Several of us SnapStreamers enjoy playing America's game, which involves neither a helmet nor pigskin, nor the trajectory of a wingless bird (cue avian grumbling). We like football and Angry Birds too, but this classic game is poker — No Limit Texas Hold'em to be exact.
You won't see us on this year’s World Series of Poker broadcasts on ESPN, but about once a month we wear sunglasses at night for our own main event, replete with quotes from the cult movie hit Rounders. Highlights from the first SnapStream Poker Night include:
Realizing we were in trouble when our lead tester Zack shuffled up like a dealer from The Bellagio, Zack sending two summer interns to the rail with a full house (Jacks full of interns), and...Zack earning consecutive first place wins. If the urban term ownage applies here, and it clearly does, then so does rematch!
Texas Hold’em is a game of situations that requires knowledge of hand probability, keen observation, a little math, and a lot of intuition. Many times you don’t know for certain if an opponent's hand is strong or weak, so you have to lead out with a bet to gain information, often with only a marginal hand yourself. Knowing how much to bet, and when, is key to success at the table.
If this game of calculated risk sounds a bit like a metaphor for business strategy or investing, then you’re onto something. Rewind to the mid-70s, when part of the money raised for a start up named Microsoft came from the founder’s poker winnings at Harvard. Here’s a passage from Bill Gates’s prophetic 1995 book, The Road Ahead:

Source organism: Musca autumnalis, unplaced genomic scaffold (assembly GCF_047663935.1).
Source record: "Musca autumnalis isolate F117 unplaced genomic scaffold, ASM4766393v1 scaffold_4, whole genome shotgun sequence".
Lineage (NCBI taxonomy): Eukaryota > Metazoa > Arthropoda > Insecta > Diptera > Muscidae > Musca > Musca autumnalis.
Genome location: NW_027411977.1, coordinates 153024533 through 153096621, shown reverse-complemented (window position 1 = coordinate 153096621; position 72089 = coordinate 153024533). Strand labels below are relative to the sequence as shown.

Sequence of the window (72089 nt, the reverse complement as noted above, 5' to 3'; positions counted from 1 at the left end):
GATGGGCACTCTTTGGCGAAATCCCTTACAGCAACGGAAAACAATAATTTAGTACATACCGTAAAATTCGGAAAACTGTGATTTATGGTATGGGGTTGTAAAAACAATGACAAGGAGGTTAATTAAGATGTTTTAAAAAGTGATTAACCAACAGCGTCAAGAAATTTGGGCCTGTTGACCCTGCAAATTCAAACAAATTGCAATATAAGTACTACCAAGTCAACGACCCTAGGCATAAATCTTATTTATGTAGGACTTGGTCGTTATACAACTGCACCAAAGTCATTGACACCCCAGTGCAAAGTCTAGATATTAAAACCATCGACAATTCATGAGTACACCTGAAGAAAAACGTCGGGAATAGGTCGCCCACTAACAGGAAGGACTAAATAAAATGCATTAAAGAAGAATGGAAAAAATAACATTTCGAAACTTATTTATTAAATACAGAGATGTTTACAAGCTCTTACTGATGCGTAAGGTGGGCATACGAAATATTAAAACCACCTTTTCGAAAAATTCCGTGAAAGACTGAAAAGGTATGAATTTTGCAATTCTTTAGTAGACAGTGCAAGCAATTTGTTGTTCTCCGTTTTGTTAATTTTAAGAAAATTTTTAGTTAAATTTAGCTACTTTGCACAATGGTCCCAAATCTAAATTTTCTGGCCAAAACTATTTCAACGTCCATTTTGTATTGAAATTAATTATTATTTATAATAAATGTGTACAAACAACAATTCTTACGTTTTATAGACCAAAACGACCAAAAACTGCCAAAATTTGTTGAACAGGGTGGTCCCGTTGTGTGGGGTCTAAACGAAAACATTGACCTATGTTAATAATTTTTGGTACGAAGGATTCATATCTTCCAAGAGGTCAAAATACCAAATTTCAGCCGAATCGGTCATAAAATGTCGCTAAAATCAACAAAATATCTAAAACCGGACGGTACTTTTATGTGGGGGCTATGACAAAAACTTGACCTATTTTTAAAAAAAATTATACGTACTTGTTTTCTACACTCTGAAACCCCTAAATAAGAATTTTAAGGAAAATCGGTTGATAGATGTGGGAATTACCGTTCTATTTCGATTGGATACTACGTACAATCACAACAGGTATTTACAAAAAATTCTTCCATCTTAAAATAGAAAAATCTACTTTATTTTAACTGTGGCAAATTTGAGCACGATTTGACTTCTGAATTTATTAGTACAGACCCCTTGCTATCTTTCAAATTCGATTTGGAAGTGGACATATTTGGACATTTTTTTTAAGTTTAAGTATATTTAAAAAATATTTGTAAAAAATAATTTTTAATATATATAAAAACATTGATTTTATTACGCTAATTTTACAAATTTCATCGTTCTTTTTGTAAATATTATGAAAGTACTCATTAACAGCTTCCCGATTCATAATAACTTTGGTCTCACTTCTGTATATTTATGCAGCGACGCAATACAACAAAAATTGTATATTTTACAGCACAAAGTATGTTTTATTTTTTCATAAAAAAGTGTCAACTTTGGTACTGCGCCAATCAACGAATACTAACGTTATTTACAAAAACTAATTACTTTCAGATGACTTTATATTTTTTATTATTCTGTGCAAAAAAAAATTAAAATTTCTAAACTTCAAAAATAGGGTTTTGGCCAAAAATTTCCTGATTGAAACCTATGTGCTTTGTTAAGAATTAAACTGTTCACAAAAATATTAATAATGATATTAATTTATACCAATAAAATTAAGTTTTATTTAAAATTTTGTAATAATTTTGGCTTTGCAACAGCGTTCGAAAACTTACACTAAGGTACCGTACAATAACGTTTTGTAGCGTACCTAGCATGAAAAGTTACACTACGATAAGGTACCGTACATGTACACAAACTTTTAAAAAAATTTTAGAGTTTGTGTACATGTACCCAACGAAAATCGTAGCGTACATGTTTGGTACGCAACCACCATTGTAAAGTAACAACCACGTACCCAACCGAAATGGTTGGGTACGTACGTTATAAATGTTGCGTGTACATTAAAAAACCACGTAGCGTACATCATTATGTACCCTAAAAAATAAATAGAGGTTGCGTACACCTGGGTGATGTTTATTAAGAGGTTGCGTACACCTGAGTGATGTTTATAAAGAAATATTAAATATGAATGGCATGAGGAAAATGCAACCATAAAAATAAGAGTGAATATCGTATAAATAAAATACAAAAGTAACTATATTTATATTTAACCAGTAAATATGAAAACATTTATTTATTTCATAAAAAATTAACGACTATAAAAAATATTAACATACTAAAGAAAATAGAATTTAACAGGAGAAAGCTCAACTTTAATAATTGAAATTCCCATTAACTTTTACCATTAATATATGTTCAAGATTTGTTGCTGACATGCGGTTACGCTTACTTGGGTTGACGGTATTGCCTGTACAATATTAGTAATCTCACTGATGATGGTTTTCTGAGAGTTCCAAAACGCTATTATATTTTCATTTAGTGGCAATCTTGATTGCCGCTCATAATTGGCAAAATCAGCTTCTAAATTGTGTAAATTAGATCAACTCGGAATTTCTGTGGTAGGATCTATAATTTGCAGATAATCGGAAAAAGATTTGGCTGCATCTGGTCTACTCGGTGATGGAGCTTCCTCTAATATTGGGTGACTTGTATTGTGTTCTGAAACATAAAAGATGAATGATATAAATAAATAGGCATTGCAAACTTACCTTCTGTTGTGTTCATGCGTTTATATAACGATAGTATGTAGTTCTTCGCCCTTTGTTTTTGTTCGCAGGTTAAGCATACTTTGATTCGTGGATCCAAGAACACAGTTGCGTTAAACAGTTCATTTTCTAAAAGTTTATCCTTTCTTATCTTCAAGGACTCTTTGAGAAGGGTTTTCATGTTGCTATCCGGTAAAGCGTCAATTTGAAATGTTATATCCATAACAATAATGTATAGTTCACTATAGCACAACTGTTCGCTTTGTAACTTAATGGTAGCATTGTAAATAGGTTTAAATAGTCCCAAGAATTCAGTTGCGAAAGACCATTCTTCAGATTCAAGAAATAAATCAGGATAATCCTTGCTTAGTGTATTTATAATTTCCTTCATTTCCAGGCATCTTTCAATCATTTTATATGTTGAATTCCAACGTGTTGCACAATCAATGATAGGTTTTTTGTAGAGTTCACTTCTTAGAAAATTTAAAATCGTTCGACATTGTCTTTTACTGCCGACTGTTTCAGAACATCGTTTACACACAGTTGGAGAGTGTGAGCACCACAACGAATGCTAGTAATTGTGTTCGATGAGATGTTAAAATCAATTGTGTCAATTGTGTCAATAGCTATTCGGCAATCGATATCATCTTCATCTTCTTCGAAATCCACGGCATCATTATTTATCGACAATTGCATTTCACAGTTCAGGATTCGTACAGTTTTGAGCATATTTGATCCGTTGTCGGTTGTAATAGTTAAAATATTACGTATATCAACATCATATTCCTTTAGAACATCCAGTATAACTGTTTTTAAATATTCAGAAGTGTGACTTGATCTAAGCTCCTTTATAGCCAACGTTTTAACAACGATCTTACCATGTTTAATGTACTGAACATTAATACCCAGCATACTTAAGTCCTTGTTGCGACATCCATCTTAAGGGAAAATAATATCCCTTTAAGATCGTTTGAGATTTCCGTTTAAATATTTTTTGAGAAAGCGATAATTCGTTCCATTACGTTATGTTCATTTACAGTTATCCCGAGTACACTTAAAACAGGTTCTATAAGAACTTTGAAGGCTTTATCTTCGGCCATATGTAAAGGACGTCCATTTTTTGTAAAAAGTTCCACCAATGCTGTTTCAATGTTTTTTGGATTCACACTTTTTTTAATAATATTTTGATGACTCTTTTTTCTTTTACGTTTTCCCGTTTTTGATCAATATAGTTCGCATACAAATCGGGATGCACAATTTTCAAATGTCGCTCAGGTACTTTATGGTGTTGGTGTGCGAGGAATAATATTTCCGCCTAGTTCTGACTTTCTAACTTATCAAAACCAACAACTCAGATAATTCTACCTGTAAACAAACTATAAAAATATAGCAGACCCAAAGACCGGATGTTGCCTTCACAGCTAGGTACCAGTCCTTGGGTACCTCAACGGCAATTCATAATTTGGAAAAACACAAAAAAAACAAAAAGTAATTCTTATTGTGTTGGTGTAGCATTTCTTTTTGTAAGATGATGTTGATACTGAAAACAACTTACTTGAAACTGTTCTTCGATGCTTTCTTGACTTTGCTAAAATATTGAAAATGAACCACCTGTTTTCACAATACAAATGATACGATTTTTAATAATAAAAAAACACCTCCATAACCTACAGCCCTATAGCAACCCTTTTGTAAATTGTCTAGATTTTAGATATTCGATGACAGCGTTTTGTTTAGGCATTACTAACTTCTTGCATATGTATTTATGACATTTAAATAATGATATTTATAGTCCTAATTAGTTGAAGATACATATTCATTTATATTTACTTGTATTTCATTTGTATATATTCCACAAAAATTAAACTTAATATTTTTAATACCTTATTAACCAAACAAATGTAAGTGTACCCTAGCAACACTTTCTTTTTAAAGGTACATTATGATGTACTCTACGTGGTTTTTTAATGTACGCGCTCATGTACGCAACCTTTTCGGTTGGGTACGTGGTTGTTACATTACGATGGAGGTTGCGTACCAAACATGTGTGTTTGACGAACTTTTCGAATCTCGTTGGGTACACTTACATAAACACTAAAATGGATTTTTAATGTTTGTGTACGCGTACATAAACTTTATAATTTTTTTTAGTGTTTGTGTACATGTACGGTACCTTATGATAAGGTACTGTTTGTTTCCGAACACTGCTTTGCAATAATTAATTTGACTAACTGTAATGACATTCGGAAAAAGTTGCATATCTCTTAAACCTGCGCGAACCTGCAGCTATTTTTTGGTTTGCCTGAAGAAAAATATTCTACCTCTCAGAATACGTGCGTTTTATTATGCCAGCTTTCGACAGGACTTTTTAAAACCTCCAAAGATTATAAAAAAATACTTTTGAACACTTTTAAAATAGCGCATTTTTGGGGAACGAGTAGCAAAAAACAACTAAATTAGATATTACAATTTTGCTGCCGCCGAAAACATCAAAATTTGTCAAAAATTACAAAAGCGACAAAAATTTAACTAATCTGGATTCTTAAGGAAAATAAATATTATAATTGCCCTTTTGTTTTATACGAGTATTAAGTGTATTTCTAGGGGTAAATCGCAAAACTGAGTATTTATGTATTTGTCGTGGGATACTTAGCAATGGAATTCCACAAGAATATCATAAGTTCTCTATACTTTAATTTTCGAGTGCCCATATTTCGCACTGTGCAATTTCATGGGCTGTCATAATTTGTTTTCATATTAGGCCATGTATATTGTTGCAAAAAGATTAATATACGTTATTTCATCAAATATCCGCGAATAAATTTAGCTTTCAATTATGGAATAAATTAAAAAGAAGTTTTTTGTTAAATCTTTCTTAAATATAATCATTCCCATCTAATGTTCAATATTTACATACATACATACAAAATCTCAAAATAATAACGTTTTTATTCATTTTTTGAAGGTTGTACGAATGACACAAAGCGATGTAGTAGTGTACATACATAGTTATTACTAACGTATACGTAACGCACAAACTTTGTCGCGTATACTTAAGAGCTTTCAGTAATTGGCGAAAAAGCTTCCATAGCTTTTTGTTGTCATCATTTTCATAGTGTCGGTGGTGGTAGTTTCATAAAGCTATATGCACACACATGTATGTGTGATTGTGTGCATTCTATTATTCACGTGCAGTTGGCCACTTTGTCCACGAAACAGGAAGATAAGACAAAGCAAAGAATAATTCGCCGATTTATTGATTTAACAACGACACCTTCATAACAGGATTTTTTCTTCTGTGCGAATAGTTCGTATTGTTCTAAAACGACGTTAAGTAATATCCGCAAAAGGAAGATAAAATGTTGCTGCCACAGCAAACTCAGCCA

"In poker, a player collects different pieces of information—who's betting boldly, what cards are showing, what this guy's pattern of betting and bluffing is—and then crunches all that data together to devise a plan for his own hand. I got pretty good at this kind of information processing."
Pretty good indeed (he says, 16 years later, from a PC running Win7 Pro)... Evidently, the kind of analysis Gates uses to arrive at a poker hand strategy is common to many professions requiring the ability to size up a situation. As an example from software testing, here are a few vectors from our lead tester’s playbook on preparing to test at SnapStream:
“What is the scope of this code check-in, what are the requirements and expectations, what are the boundary cases, performance considerations, security concerns etc? What’s the plan of attack?”
Tackling these and other fundamental questions sharpens our game by clarifying the situation and a course of action. We then play against the software to help strengthen it for our customers. If that sounds like fun, it is!
On that note, the SnapStream Series of Poker continues at the end the month, near Halloween. No doubt a few well-disguised A-games will be lurking at the table, behind some very unusual poker faces. May your full house be pleasantly haunted this autumn, and remember:
“You can’t lose what you don’t put in the middle... but you can’t win much either.” - Mike McDermott (Matt Damon, Rounders)